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/Elixir 1.5

DateTime

A datetime implementation with a time zone.

This datetime can be seen as an ephemeral snapshot of a datetime at a given time zone. For such purposes, it also includes both UTC and Standard offsets, as well as the zone abbreviation field used exclusively for formatting purposes.

Remember, comparisons in Elixir using ==, >, < and friends are structural and based on the DateTime struct fields. For proper comparison between datetimes, use the compare/2 function.

The functions on this module work with the DateTime struct as well as any struct that contains the same fields as the DateTime struct. Such functions expect Calendar.datetime/0 in their typespecs (instead of t/0).

Developers should avoid creating the DateTime struct directly and instead rely on the functions provided by this module as well as the ones in 3rd party calendar libraries.

Where are my functions?

You will notice this module only contains conversion functions as well as functions that work on UTC. This is because a proper DateTime implementation requires a TimeZone database which currently is not provided as part of Elixir.

Such may be addressed in upcoming versions, meanwhile, use 3rd party packages to provide DateTime building and similar functionality with time zone backing.

Summary

Types

t()

Functions

compare(datetime1, datetime2)

Compares two datetime structs

convert(datetime, calendar)

Converts a given datetime from one calendar to another

convert!(datetime, calendar)

Converts a given datetime from one calendar to another

diff(datetime1, datetime2, unit \\ :second)

Subtracts datetime2 from datetime1

from_iso8601(string, calendar \\ Calendar.ISO)

Parses the extended “Date and time of day” format described by ISO 8601:2004

from_naive(naive_datetime, time_zone)

Converts the given NaiveDateTime to DateTime

from_naive!(naive_datetime, time_zone)

Converts the given NaiveDateTime to DateTime

from_unix(integer, unit \\ :second, calendar \\ Calendar.ISO)

Converts the given Unix time to DateTime

from_unix!(integer, unit \\ :second, calendar \\ Calendar.ISO)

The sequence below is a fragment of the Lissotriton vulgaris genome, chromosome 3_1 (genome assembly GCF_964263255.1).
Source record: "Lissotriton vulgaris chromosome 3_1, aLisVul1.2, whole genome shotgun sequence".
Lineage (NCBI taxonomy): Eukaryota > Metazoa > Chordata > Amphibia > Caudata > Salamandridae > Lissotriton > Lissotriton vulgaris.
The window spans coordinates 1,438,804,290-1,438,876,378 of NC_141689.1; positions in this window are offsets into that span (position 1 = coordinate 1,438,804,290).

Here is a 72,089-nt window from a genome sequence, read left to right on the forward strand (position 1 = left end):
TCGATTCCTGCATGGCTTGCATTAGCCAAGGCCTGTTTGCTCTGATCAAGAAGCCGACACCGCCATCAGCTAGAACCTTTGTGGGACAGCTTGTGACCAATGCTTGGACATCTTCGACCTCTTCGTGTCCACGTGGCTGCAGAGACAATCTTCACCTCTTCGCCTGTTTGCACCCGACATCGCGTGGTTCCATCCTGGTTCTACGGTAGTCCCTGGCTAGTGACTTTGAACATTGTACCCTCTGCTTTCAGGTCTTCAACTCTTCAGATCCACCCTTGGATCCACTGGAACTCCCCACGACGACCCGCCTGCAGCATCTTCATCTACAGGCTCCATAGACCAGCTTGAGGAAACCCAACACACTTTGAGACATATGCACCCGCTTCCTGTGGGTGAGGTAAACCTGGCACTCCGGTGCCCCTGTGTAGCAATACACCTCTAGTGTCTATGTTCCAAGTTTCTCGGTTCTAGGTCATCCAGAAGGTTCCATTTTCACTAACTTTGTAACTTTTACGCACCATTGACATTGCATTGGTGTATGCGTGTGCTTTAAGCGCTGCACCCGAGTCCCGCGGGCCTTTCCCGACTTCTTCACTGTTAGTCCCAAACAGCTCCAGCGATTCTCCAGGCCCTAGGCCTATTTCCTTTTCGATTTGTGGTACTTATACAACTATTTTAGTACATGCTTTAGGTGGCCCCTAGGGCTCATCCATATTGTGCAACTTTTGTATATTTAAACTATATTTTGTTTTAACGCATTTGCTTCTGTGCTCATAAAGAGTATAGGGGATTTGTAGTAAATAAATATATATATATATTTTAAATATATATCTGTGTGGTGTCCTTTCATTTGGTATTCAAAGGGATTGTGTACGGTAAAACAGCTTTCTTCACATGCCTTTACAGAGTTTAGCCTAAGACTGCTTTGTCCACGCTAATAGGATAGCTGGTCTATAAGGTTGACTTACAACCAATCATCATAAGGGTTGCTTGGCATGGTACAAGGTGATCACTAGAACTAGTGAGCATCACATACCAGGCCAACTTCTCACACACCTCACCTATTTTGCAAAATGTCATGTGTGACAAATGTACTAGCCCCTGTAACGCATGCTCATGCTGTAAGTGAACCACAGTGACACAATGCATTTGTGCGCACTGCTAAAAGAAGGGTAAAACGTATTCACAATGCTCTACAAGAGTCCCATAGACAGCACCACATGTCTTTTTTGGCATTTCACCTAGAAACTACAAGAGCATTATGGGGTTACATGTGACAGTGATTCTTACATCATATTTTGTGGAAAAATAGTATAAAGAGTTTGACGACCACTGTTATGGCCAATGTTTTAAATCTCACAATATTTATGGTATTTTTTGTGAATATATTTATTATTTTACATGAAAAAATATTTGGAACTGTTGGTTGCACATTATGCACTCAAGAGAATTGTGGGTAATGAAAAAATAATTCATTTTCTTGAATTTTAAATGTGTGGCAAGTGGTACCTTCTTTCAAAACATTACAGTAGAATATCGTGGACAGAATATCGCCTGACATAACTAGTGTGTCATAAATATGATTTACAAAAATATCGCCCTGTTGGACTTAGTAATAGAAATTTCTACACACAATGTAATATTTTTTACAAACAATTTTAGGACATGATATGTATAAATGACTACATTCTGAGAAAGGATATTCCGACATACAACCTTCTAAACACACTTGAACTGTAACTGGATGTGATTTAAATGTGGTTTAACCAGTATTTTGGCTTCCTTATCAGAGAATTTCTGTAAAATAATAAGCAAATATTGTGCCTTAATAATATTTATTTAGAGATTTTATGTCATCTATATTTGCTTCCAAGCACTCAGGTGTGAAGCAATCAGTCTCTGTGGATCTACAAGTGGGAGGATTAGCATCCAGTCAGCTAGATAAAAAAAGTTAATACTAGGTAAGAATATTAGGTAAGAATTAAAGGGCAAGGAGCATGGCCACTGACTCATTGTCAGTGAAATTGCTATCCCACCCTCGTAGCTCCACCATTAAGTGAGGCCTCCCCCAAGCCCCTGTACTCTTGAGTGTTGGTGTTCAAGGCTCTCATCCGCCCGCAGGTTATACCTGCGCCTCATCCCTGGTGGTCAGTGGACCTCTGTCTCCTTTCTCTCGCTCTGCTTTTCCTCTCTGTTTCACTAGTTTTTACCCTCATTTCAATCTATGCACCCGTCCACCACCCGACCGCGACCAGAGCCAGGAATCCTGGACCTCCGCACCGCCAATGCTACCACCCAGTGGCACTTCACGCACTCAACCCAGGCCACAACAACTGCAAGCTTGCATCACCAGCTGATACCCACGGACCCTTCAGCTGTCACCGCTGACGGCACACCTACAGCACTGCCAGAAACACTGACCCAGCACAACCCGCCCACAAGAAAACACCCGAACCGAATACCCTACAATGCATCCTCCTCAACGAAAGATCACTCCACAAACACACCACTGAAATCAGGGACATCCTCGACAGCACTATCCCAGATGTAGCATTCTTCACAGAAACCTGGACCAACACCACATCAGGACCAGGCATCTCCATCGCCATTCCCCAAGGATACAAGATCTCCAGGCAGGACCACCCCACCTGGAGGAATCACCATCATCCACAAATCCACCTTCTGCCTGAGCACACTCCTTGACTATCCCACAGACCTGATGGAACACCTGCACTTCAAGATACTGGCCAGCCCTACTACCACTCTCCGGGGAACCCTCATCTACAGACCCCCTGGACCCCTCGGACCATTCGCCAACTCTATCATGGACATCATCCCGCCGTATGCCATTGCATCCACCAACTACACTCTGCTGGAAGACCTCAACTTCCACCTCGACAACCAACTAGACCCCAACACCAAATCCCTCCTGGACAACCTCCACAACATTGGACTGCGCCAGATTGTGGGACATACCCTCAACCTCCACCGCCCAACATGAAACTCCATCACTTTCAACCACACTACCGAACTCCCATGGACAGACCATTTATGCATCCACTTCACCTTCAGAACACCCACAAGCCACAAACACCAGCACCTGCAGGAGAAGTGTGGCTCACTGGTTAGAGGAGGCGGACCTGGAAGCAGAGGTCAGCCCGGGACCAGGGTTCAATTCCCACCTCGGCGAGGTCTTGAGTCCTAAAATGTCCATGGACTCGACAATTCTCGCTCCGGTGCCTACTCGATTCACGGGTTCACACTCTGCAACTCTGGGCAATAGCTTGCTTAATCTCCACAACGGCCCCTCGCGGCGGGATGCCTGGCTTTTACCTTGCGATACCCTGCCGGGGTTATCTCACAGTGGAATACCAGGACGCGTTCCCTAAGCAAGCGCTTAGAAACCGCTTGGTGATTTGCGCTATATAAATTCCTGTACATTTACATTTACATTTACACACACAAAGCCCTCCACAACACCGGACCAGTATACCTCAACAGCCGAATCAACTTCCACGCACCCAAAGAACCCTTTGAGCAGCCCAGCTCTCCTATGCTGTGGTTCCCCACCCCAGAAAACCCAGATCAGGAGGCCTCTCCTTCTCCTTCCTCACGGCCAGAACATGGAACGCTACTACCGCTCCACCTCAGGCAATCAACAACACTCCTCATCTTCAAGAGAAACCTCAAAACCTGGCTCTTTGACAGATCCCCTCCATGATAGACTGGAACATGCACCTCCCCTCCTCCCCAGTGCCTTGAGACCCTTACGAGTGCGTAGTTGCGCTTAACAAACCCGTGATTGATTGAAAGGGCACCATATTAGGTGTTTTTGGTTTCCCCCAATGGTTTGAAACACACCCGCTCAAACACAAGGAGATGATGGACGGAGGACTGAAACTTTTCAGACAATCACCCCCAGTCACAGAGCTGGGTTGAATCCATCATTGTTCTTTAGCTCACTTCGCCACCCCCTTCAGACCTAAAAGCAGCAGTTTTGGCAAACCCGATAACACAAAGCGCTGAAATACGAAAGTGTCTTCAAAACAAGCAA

Converts the given Unix time to DateTime

to_date(date_time)

Converts a DateTime into a Date

to_iso8601(datetime, format \\ :extended)

Converts the given datetime to ISO 8601:2004 format

to_naive(date_time)

Converts the given datetime into a NaiveDateTime

to_string(datetime)

Converts the given datetime to a string according to its calendar

to_time(date_time)

Converts a DateTime into Time

to_unix(datetime, unit \\ :second)

Converts the given datetime to Unix time

utc_now(calendar \\ Calendar.ISO)

Returns the current datetime in UTC

Types

t()

t() :: %DateTime{calendar: Calendar.calendar, day: Calendar.day, hour: Calendar.hour, microsecond: Calendar.microsecond, minute: Calendar.minute, month: Calendar.month, second: Calendar.second, std_offset: Calendar.std_offset, time_zone: Calendar.time_zone, utc_offset: Calendar.utc_offset, year: Calendar.year, zone_abbr: Calendar.zone_abbr}

Functions

compare(datetime1, datetime2)

compare(Calendar.datetime, Calendar.datetime) :: :lt | :eq | :gt

Compares two datetime structs.

Returns :gt if first datetime is later than the second and :lt for vice versa. If the two datetimes are equal :eq is returned.

Note that both utc and stc offsets will be taken into account when comparison is done.

Examples

iex> dt1 = %DateTime{year: 2000, month: 2, day: 29, zone_abbr: "AMT",
...>                 hour: 23, minute: 0, second: 7, microsecond: {0, 0},
...>                 utc_offset: -14400, std_offset: 0, time_zone: "America/Manaus"}
iex> dt2 = %DateTime{year: 2000, month: 2, day: 29, zone_abbr: "CET",
...>                 hour: 23, minute: 0, second: 7, microsecond: {0, 0},
...>                 utc_offset: 3600, std_offset: 0, time_zone: "Europe/Warsaw"}
iex> DateTime.compare(dt1, dt2)
:gt

convert(datetime, calendar)

convert(Calendar.datetime, Calendar.calendar) ::
  {:ok, t} |
  {:error, :incompatible_calendars}

Converts a given datetime from one calendar to another.

If it is not possible to convert unambiguously between the calendars (see Calendar.compatible_calendars?/2), an {:error, :incompatible_calendars} tuple is returned.

Examples

Imagine someone implements Calendar.Holocene, a calendar based on the Gregorian calendar that adds exactly 10,000 years to the current Gregorian year:

iex> dt1 = %DateTime{year: 2000, month: 2, day: 29, zone_abbr: "AMT",
...>                 hour: 23, minute: 0, second: 7, microsecond: {0, 0},
...>                 utc_offset: -14400, std_offset: 0, time_zone: "America/Manaus"}
iex> DateTime.convert(dt1, Calendar.Holocene)
{:ok, %DateTime{calendar: Calendar.Holocene, day: 29, hour: 23,
                microsecond: {0, 0}, minute: 0, month: 2, second: 7, std_offset: 0,
                time_zone: "America/Manaus", utc_offset: -14400, year: 12000,
                zone_abbr: "AMT"}}

convert!(datetime, calendar)

convert!(Calendar.datetime, Calendar.calendar) ::
  t |
  no_return

Converts a given datetime from one calendar to another.

If it is not possible to convert unambiguously between the calendars (see Calendar.compatible_calendars?/2), an ArgumentError is raised.

Examples

Imagine someone implements Calendar.Holocene, a calendar based on the Gregorian calendar that adds exactly 10,000 years to the current Gregorian year: